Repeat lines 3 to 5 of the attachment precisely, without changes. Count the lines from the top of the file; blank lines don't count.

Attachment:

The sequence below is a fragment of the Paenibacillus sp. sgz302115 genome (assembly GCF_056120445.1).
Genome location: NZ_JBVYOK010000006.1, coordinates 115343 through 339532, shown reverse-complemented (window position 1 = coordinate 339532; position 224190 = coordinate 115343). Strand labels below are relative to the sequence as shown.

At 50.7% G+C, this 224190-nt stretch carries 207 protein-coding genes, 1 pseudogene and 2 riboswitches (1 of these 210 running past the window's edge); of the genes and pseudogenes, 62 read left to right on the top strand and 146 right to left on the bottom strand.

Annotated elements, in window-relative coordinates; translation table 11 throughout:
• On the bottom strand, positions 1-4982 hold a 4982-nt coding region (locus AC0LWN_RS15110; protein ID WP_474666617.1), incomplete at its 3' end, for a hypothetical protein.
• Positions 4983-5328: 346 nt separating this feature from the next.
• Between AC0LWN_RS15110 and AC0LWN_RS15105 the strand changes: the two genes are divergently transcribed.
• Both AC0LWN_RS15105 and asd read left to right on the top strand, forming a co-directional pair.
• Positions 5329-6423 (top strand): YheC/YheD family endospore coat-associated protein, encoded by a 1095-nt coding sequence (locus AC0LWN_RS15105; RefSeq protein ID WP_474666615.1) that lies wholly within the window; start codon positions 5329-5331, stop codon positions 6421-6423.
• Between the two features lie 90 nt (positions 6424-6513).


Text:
At 50.7% G+C, this 224190-nt stretch carries 207 protein-coding genes, 1 pseudogene and 2 riboswitches (1 of these 210 running past the window's edge); of the genes and pseudogenes, 62 read left to right on the top strand and 146 right to left on the bottom strand.

Annotated elements, in window-relative coordinates; translation table 11 throughout:
• On the bottom strand, positions 1-4982 hold a 4982-nt coding region (locus AC0LWN_RS15110; protein ID WP_474666617.1), incomplete at its 3' end, for a hypothetical protein.